It ranks right up there with the Nigerian prince who wants to give you a share of the inheritance received as the result of a tragic death.

Thousands of incorrect stories are available on the web. Pick a politician or a celebrity and you will find dozens of fake news stories about them.

It’s easy to say, “Somebody ought to do something about fake news.” And to look at yourself as essentially powerless to do anything.

You’re not completely powerless; you can at least avoid being deceived by fake news.

You can educate yourself before believing the story you just read. One website that will help you is : For example , about a year ago, there were fake stories saying that people were finding unexpected emoji charges on their cell phone bills. Snopes investigated and found that these stories were based largely on outdated or partially correct information, as reported here: Emoti-Con.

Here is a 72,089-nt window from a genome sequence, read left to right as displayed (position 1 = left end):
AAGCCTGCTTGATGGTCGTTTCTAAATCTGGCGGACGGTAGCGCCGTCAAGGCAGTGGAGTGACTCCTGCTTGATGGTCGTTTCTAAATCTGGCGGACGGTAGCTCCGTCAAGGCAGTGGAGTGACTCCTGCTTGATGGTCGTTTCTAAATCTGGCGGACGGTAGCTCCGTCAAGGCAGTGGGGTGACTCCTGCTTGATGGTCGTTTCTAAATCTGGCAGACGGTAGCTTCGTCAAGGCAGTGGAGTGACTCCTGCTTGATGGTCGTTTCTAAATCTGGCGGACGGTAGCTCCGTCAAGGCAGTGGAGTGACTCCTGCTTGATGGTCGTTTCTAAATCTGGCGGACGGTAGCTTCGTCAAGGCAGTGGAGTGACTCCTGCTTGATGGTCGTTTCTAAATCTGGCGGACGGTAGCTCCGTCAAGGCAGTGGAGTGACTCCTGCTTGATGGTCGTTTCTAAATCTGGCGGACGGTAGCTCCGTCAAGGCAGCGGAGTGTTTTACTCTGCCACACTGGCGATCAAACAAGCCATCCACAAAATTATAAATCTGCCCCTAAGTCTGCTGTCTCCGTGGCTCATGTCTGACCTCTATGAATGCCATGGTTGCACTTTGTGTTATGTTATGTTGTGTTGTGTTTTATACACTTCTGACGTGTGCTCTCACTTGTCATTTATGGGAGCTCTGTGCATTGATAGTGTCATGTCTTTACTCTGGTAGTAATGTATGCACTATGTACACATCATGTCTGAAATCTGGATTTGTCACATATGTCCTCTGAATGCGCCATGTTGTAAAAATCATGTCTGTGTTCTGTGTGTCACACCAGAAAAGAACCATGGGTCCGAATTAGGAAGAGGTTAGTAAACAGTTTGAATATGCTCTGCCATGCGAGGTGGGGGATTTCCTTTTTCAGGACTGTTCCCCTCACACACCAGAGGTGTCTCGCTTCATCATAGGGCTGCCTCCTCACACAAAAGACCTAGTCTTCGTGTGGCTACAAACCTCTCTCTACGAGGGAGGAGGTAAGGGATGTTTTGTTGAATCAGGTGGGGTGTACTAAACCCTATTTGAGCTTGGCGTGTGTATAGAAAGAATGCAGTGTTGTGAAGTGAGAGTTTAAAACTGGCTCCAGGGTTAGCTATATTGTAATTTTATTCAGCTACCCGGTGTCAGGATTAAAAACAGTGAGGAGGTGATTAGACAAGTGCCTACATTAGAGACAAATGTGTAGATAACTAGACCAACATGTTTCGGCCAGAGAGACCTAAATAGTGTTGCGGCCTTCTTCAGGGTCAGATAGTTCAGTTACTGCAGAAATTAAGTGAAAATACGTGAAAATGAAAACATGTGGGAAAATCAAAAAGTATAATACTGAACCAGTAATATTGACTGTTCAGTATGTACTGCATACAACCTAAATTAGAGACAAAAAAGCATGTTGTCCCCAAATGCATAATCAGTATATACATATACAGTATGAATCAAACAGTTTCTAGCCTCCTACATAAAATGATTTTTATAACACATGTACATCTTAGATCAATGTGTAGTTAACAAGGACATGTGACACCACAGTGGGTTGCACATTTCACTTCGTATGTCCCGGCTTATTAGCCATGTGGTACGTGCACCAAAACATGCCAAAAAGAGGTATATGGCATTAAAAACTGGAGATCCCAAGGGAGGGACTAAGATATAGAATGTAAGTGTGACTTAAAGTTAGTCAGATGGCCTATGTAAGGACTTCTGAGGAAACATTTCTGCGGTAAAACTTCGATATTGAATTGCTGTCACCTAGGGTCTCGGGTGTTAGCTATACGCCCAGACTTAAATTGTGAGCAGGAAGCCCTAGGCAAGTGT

Facebook is joining in the fight against fake news. They are attempting to open people’s eyes so they recognize fake news when they see it and act responsibly rather than casually spreading it to their friends.

In an article on The Telegraph‘s website, James Titcomb reports on Facebook’s plans:

“While Facebook has experimented with a system of warnings that alerts users to questionable stories, as well as seeking to cut off advertising to sites that trade in fake news, Facebook’s Adam Mosseri said it wanted to ‘help people make informed decisions’.

“‘False news is harmful to our community, it makes the world less informed, and it erodes trust,’ Mosseri said. ‘All of us – tech companies, media companies, newsrooms, teachers – have a responsibility to do our part in addressing it.'”

Facebook has created a list of 10 Tips for Spotting Fake News.

You can read these tips in Titcomb’s article here: Facebook to educate users about fake news

The Telegraph

Sharing is caring